The Christian life is not just hard, it’s impossible. No one can life the Christian life except Christ. The key to succeeding is not to try harder, but to see your self as crucified with Christ. Sometimes the best thing you can say is, “Lord I can’t do it!” Wonderful! Now stand aside and watch Him do it through you. Some of the people Yancey writes about illustrate this truth. He quotes a Polish Christian who could not forgive the Germans for their WWII atrocities: “Humanly speaking, I cannot do it, but God will give us his strength!” (p.123). That’s where grace is found – in saying, “Lord, I cannot, but You can!”

What is the secret to living the Christian life? Paul tells us:

“I have been crucified with Christ and I no longer live, but Christ lives in me. The life I live in the body, I live by the faith of the Son of God, who loved me and gave himself for me.” (Gal 2:20)

Grace truly is amazing and Yancey does a good job of telling stories about it. But grace is even more amazing than Yancey describes, for Grace forgives us even before we have forgiven others, He makes us new, and He empowers us to reign in life supernaturally.
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Related posts:
–    The test of your gospel
–    Seven signs that you might be living under law
-    see all E2R’s book reviews here

Comments

  1. Paul, I love your posts and get so much out of them. I have a question – do you ever fast? I sometimes struggle with wanting to fast but am not sure if I’m doing it as a fleshly works because I want to hear the Lord more clearly. I know He’ll speak to me regardless of fasting and I don’t want to be trying to “earn” his voice. I just seem to be a bit more acutely aware of Him when I’m fasting. Sorry to go off subject. I thought your review was gracious:)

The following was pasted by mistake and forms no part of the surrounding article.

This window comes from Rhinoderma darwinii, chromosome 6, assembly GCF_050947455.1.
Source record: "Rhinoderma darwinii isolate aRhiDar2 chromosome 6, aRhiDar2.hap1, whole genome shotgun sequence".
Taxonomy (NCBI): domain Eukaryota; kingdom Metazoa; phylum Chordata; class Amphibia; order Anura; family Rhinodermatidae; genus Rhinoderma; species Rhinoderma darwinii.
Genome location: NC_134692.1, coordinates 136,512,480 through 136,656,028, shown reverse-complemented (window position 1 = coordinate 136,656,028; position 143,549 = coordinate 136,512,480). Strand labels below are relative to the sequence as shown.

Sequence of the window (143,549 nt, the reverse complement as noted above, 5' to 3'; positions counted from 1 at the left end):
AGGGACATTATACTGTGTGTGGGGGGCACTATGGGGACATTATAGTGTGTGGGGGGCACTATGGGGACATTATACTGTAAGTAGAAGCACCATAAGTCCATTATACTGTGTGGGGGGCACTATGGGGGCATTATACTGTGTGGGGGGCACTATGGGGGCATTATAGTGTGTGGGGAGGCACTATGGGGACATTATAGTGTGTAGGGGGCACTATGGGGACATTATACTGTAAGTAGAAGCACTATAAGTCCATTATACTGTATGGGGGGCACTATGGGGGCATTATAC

2. I totally agree with what you are saying. I read this book years ago, but have the same misgivings. It seems that grace can be taken to the extreme… either to say we are hopeless and just accept God’s favour on us poor miserable little worms, or to say that grace empowers us so get off your but and do something amazing. God’s favour on us is so so much more than either of these… Yes we are gloriously forgiven, but we are also transformed, we are empowered, but it has nothing to do with us… as you say Christ in us, the hope of glory!! We are one with Him… now that is amazing!

  3. What is the stumbling block that keeps us focused on ourselves? That we somehow we have to do “our part”. It seems that Gal 2:20 is reinterpreted by the church as “Christ AND I now live in me”. That makes for a pretty crowded house and someone’s going to have to leave :)

  4. Paul, thanks for the writing! I enjoyed it very much!!

  5. Lisa McKellar says:

    This is such a good review of an important book. When I read Philip Yancey’s book, it was as if a whole bubble of question marks exploded above my head, and I became confused. Then I realized that the author is trying too hard to convince people of grace instead of helping them to rely on the finished work of Jesus. Basically, it was a pep talk: “We can DO this” and for me it was just not good enough. Thank you for being so gracious toward this author and I thank you as well for putting the message he puts forth in his book into proper perspective. I have a real concern, however, that the over-riding message in this book will lead sincere people away from the pure gospel into a ‘no man’s land’. I found myself wandering around in that landscape for many years, and am just finding the way out, and it is because of finding the beautiful truth of the true gospel, apart from any of my works.